Another week over – It’s so sad.
No matter what the size of the story, plots can be complex but it is very off putting when we consider a story to be contrived.
Acceptable complex to contrived is separated by a bit of insecurity. Trust your readers, you do not need to baby them. Have the confidence to reveal without having to leave clues. Clues are a different medium, they are for being spotted, not read.
I think it’s all to do with flow. If you’re writing and your plot unravels naturally, then you have got it right. If you constantly change a story to fit the plot then that is maybe what comes across as contrived.
This is a very hard thing to explain but an easy thing to spot. If you ask yourself if you have covered all the bases and you have, maybe you shouldn’t have. Now that doesn’t mean that your story is allowed to have plot holes, but there are things that you can leave to the reader to assume. Everything doesn’t need to be tidy in a Cluedo manner. (That game is pish. The type of questions that you ask aren’t that exciting!) Mr Jones killed Jean in the study with the mallet type thing. You don’t need to leave clues in your story about the mallet shaped disturbed dust in the garage. You also don’t need to mention that Jean was the only one to know about Mr Jones’s wig and he had sworn her to secrecy. There is no need to explain that Jean had passed this onto her friend Jane who was receiving some unwanted advances from Mr Jones and that she used this snippet of information to deter him. Jean’s disappearance did not need to be explained as her visiting her sister in a remote Hebridian croft where there is no phone single…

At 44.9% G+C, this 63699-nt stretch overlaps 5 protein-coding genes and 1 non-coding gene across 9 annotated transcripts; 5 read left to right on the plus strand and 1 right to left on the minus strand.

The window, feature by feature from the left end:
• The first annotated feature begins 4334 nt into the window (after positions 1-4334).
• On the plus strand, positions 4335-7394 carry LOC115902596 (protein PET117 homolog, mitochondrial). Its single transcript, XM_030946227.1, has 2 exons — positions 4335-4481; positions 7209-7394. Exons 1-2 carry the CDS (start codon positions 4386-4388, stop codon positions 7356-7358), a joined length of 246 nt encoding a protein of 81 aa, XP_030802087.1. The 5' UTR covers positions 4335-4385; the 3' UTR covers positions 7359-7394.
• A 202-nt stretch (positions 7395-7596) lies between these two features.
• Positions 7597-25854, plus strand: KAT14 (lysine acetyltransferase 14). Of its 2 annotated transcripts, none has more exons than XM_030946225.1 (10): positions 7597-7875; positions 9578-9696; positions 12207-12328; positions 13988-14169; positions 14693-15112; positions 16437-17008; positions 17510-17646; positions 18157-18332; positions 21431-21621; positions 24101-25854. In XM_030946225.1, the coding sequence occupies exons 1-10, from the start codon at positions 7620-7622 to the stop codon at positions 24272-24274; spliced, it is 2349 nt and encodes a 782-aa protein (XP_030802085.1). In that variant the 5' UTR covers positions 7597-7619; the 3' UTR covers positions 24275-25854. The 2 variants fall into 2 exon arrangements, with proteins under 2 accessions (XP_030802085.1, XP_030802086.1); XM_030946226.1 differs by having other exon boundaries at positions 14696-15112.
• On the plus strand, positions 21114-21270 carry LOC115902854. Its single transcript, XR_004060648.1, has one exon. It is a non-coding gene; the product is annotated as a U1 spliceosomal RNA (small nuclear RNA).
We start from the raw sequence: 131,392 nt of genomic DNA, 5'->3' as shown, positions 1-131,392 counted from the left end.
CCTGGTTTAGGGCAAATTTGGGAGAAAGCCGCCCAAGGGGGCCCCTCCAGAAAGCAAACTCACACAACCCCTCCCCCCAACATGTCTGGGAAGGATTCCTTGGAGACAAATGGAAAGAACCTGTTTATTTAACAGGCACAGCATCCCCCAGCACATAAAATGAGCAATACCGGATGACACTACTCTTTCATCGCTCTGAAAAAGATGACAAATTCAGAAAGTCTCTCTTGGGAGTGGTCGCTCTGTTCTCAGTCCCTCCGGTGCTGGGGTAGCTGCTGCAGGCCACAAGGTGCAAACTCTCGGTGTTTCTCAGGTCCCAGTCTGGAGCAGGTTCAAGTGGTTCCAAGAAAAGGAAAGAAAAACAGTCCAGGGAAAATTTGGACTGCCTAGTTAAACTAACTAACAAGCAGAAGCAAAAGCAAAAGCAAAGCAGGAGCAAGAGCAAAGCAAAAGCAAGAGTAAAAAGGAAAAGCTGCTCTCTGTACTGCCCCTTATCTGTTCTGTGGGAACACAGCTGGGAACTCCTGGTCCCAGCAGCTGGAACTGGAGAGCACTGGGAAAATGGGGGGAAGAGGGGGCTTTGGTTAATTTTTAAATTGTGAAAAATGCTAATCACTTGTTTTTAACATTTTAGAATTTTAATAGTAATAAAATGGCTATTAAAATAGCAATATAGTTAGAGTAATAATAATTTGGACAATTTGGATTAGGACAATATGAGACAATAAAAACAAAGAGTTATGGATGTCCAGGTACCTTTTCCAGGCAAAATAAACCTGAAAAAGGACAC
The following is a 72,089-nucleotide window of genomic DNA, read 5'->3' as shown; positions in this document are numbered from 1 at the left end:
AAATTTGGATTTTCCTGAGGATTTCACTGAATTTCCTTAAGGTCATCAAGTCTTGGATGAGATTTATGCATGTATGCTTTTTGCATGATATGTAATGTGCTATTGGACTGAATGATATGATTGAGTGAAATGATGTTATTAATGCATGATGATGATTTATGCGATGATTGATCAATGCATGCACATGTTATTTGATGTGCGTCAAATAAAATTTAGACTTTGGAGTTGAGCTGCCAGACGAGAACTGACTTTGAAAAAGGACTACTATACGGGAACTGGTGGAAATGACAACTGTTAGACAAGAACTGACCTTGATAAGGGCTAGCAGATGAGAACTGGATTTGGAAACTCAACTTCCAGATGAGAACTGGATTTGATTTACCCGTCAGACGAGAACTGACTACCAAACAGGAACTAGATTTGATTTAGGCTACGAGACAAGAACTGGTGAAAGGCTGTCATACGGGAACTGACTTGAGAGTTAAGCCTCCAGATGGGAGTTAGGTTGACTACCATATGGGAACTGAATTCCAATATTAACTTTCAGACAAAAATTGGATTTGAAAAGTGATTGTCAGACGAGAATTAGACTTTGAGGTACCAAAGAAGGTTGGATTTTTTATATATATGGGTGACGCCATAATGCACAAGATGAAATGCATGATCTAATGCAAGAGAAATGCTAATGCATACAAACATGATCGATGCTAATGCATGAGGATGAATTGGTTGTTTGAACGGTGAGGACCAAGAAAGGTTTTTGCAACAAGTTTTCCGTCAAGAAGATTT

And so forth. That’s what happens when you let the story run away from you and you try to cover every base. It becomes unrealistic and completely contrived.
The good and bad thing about writing a story is it’s very difficult to write sarcasm and a lot of true meaning can be missed as the reader doesn’t see any facial expressions. But if, you start adding things like ‘sneered’, ‘hidden smile’, ‘Mwwharrharrharr’ etc, you’ve telegraphed where it is going. So this becomes a different problem. Balance is everything and getting it right is very difficult.
The reason I thought of this was I saw that ‘Gone Girl’ was being shown on the TV this week.
I really enjoyed the book but thought the film was terrible and not just because Ben Affleck was in it. (He is howling in everything – Except for ‘Dogma’ which really had nothing to do with him, I just loved the film. The line about kissing God and getting an erection is very thought provoking and in no way blasphemous. God can be humpable too.) The difference between the book and the film was not knowing. Each chapter had you changing your mind in where it was going, the reveal was never going to be that much of a surprise as it could only go two ways but you changed your mind frequently. When I saw the film, you just knew by the characters demeanour which of the two scenarios was the real one.
There is a book called ‘Jig’ by Campbell Armstrong that is a belter of an example of the writer being in complete control of the reveal. This is so perfectly done that it could never be made into a film unless it was in two parts with the reveal being at the end of the first.